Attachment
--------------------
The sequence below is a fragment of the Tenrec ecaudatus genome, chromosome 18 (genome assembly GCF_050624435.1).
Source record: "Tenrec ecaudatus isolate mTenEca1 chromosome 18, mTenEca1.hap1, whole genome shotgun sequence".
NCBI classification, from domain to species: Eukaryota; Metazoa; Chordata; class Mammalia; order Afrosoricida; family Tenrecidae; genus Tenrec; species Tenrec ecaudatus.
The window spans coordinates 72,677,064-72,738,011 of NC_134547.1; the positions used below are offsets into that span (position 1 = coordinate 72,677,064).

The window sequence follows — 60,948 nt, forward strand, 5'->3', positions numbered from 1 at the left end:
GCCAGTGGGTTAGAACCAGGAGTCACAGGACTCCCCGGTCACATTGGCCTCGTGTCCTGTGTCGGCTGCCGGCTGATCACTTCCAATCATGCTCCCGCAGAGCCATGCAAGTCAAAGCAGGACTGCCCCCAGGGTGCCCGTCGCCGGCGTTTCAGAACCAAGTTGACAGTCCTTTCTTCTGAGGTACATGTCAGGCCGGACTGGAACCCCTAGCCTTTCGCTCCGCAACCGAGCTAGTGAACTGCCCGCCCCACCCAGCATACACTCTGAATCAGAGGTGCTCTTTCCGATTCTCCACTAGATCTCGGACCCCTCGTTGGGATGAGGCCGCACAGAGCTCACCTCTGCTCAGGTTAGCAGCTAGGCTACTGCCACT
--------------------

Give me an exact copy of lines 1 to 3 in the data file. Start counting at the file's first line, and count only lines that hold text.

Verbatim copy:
The sequence below is a fragment of the Tenrec ecaudatus genome, chromosome 18 (genome assembly GCF_050624435.1).
Source record: "Tenrec ecaudatus isolate mTenEca1 chromosome 18, mTenEca1.hap1, whole genome shotgun sequence".
NCBI classification, from domain to species: Eukaryota; Metazoa; Chordata; class Mammalia; order Afrosoricida; family Tenrecidae; genus Tenrec; species Tenrec ecaudatus.